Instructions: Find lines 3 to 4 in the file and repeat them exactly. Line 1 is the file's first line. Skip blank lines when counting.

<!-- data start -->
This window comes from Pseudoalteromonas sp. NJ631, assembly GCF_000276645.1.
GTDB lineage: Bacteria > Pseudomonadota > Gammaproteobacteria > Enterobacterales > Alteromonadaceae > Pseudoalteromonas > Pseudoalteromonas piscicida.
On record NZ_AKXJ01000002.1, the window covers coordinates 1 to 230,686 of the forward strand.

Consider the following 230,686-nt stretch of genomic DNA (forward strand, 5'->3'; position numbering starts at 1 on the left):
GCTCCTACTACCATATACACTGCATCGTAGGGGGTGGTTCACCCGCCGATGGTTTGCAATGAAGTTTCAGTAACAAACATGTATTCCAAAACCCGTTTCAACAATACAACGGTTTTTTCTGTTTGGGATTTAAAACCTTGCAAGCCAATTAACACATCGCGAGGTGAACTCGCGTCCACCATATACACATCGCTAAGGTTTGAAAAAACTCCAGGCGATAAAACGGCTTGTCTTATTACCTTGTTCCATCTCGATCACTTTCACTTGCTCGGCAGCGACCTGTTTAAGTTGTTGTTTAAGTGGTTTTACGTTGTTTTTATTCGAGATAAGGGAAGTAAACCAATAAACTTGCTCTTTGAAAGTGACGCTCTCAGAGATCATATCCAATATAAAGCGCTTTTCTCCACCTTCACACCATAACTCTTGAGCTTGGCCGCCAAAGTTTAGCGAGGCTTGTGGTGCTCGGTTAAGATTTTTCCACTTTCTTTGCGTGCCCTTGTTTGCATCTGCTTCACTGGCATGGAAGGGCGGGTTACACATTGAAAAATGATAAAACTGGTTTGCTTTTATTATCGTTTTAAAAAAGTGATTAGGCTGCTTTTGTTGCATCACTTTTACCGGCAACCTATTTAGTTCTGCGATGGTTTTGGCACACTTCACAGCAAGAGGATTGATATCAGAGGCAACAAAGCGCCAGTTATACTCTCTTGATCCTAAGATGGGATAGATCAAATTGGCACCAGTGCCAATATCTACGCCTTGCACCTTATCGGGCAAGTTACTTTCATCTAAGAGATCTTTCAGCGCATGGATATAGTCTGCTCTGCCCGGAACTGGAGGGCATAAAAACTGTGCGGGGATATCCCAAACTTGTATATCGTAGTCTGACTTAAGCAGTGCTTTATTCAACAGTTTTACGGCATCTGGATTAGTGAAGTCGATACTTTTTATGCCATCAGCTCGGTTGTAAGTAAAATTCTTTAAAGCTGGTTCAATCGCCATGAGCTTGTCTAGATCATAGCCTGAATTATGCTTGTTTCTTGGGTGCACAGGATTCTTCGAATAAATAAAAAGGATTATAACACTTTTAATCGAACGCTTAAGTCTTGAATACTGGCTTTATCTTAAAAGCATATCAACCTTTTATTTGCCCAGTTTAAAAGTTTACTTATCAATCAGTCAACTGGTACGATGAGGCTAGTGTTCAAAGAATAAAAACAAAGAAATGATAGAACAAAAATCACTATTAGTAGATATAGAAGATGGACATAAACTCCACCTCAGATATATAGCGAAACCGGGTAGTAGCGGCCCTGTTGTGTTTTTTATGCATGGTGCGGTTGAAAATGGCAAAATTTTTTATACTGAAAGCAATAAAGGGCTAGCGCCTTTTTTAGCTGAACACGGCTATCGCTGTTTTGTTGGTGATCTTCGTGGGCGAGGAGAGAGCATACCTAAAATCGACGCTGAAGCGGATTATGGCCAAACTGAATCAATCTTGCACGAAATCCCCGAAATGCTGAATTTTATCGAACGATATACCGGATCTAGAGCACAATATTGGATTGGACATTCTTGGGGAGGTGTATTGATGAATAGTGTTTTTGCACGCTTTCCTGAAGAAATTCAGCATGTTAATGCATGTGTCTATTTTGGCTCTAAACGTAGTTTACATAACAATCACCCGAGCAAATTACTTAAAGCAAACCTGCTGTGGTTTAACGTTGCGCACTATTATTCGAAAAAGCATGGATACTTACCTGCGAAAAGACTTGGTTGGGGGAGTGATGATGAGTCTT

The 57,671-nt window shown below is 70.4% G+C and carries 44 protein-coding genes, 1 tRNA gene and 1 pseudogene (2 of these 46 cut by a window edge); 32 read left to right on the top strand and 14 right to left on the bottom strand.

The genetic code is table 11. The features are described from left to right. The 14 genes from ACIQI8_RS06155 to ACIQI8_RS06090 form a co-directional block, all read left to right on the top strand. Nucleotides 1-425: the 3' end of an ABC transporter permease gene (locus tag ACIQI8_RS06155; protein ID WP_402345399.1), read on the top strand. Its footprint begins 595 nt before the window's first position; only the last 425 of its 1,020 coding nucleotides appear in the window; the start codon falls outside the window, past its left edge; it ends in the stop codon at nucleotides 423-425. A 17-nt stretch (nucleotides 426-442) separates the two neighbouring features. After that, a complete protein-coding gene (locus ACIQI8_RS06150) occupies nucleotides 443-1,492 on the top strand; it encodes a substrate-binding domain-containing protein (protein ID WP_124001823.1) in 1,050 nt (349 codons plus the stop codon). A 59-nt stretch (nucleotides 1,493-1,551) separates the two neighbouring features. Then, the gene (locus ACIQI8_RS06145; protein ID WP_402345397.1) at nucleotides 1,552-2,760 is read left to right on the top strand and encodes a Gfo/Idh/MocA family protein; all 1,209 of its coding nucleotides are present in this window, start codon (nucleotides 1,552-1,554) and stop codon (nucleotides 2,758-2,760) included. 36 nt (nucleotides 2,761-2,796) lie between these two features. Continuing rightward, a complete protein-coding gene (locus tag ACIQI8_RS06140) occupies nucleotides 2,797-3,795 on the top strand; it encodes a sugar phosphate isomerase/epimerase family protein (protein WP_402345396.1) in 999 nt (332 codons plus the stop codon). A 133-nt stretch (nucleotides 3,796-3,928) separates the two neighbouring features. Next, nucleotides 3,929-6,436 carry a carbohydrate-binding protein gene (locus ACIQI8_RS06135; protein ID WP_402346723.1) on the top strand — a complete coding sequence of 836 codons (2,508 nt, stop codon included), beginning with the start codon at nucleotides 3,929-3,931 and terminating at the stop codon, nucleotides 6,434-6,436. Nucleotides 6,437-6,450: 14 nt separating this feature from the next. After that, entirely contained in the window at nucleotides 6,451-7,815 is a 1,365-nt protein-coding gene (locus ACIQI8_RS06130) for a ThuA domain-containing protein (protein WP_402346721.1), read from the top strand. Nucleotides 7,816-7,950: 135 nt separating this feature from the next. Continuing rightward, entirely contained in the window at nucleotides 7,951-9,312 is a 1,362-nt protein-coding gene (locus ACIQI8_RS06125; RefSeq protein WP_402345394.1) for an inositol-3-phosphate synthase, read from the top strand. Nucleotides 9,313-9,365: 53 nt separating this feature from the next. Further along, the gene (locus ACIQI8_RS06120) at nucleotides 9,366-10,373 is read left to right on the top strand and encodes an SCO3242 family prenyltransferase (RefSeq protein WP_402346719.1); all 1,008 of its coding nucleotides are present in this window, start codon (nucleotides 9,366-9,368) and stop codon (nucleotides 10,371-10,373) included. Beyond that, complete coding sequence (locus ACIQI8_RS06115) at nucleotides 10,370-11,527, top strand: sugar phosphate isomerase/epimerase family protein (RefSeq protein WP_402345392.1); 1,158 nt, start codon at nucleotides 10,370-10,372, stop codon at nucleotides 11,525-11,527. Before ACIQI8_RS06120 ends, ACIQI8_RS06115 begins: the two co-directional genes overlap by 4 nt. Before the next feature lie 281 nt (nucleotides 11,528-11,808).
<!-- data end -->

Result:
On record NZ_AKXJ01000002.1, the window covers coordinates 1 to 230,686 of the forward strand.

Consider the following 230,686-nt stretch of genomic DNA (forward strand, 5'->3'; position numbering starts at 1 on the left):